Within a democratic judicial system, the poor and the rich have equal standing, and the advantages of wealth may be outweighed by the fellow-feeling of the jury, or even of the judge. Consequently, such a conflict is not essentially asymmetrical. (That unfairly asymmetrical differences exist is a constant claim within democratic political systems, where these differences are judged and mitigated in a context of institutional symmetry, such as that of the representatives in a parliament.) How then are negotiations possible in the absence of any such overarching “symmetricalizing” institution?

The following model strikes me as plausible: The more favored party (A) listens to the claims of the less favored party (B), and attempts to reduce B’s resentment of the asymmetrical situation between them, but without accepting B’s demands at face value. Rather than compensating B for his inferior status, A’s task is to act so as to improve B’s hopes of narrowing and eventually eliminating the inferiority. This implies that A must accept the incomplete resolution of B’s resentment, and that B, despite this resentment, must be brought to accept the assistance of A. This model avoids imposing guilt on A by compensating B directly for his resentment, while offering incentives to both A and B to enter into conversation.

How could this model be implemented? There is by definition no body with power to impose it, for if such a body existed, the parties would be symmetrically situated in relation to it. An institution such as the United Nations can certainly exercise moral suasion, but ultimately it is the more favored party who must realize that human reciprocity is best served by initiating dialogue with the less favored one. This is not an abstract moral precept; the reciprocal interaction of language is in the first place a means of preserving peace so as to permit the pursuit of materially necessary economic activity, and these same reasons preside over the choice of the stronger to engage in “symmetricalizing” dialogue with the weaker.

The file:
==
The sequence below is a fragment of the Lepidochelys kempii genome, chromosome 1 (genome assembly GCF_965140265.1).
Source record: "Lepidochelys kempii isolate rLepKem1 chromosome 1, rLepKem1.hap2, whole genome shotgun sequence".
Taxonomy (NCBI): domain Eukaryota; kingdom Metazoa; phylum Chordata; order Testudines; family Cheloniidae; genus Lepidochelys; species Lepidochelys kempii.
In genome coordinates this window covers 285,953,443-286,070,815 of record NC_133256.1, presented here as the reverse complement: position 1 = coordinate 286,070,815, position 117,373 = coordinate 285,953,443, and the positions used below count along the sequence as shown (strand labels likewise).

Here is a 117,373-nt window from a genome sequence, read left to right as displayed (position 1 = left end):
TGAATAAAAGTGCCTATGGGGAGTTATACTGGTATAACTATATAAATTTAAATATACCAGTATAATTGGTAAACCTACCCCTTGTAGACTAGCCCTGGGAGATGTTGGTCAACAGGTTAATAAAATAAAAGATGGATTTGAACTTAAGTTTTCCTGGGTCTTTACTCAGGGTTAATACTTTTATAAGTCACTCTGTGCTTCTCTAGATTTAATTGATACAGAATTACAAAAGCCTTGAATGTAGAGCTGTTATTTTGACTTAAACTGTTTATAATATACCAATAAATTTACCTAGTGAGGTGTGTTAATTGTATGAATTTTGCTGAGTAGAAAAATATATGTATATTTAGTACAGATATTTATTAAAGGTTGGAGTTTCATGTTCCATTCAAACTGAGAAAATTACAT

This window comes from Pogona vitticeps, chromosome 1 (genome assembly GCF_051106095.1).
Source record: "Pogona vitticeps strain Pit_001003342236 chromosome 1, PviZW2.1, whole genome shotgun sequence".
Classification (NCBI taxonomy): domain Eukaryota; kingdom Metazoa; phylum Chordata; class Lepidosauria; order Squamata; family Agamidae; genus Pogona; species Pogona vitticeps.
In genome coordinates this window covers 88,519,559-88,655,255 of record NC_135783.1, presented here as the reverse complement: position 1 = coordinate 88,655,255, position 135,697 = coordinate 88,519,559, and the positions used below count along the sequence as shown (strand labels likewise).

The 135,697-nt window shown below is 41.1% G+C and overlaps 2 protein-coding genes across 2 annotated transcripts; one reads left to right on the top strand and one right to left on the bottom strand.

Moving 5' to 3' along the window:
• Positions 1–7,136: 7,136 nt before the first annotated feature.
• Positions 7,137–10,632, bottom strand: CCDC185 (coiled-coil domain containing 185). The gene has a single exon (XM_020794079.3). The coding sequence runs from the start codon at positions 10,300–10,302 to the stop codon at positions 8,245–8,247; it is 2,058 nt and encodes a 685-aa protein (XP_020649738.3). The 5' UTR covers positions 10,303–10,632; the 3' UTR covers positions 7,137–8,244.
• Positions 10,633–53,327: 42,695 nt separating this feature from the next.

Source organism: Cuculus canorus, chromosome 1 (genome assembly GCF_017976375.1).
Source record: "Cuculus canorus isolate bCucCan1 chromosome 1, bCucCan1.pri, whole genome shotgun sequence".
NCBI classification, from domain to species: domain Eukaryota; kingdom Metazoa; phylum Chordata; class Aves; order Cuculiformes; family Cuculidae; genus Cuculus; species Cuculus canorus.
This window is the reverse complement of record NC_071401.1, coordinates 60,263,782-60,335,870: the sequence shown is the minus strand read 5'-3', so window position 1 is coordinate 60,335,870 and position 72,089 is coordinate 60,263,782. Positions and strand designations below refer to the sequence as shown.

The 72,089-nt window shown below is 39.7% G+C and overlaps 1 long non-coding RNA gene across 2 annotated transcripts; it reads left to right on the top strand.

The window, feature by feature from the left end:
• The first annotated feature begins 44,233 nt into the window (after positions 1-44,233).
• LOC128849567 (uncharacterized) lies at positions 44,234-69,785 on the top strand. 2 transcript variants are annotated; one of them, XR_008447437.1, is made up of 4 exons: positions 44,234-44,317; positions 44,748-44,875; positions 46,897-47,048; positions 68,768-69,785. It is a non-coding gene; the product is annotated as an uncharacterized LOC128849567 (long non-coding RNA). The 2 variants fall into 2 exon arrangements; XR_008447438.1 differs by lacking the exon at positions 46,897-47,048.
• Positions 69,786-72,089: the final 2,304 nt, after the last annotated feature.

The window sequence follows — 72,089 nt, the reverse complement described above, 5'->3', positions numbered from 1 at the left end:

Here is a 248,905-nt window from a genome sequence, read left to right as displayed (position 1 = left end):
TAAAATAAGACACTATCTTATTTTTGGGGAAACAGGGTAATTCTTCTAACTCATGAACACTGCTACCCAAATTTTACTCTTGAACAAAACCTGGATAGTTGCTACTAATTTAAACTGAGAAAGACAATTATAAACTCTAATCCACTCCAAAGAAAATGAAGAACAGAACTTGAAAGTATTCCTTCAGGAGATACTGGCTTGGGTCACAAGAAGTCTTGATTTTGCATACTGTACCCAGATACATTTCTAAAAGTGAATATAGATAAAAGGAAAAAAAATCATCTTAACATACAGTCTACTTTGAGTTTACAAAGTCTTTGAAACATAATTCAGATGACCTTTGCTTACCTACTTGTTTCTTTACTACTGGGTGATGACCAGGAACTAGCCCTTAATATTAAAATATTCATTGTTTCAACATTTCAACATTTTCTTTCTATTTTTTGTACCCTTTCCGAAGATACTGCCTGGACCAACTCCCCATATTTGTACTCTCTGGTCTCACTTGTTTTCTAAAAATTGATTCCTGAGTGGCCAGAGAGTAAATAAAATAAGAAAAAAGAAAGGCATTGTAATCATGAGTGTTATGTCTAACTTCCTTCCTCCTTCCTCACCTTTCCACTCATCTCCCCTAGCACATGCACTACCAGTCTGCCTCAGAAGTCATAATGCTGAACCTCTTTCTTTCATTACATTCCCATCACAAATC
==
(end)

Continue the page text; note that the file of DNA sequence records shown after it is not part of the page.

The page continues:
Before WWII, despite the widespread existence of democratic political institutions, the dominant mode of conversation between the more and less privileged remained that of asymmetrical authority. In the manner of a Hegelian antithesis, the era that followed the war was dominated by the voices of the less privileged. The synthesis I am suggesting here begins with the two parties in their current asymmetric positions, understood not by the model of victimization but by that of negotiation as apprenticeship through dialogue. The interaction of the two parties is no longer conceived as a zero-sum game but as a productive one whose goal is the sharing by the weaker party of the privilege of the stronger.

We should not make light of the frustrations inherent in such a dialogue; it will not always be successful, perhaps will never be fully successful. Yet if, as seems obvious, we need to go beyond the model of persecutor and victim, negotiational justice as making-symmetrical through dialogue is the only obvious alternative.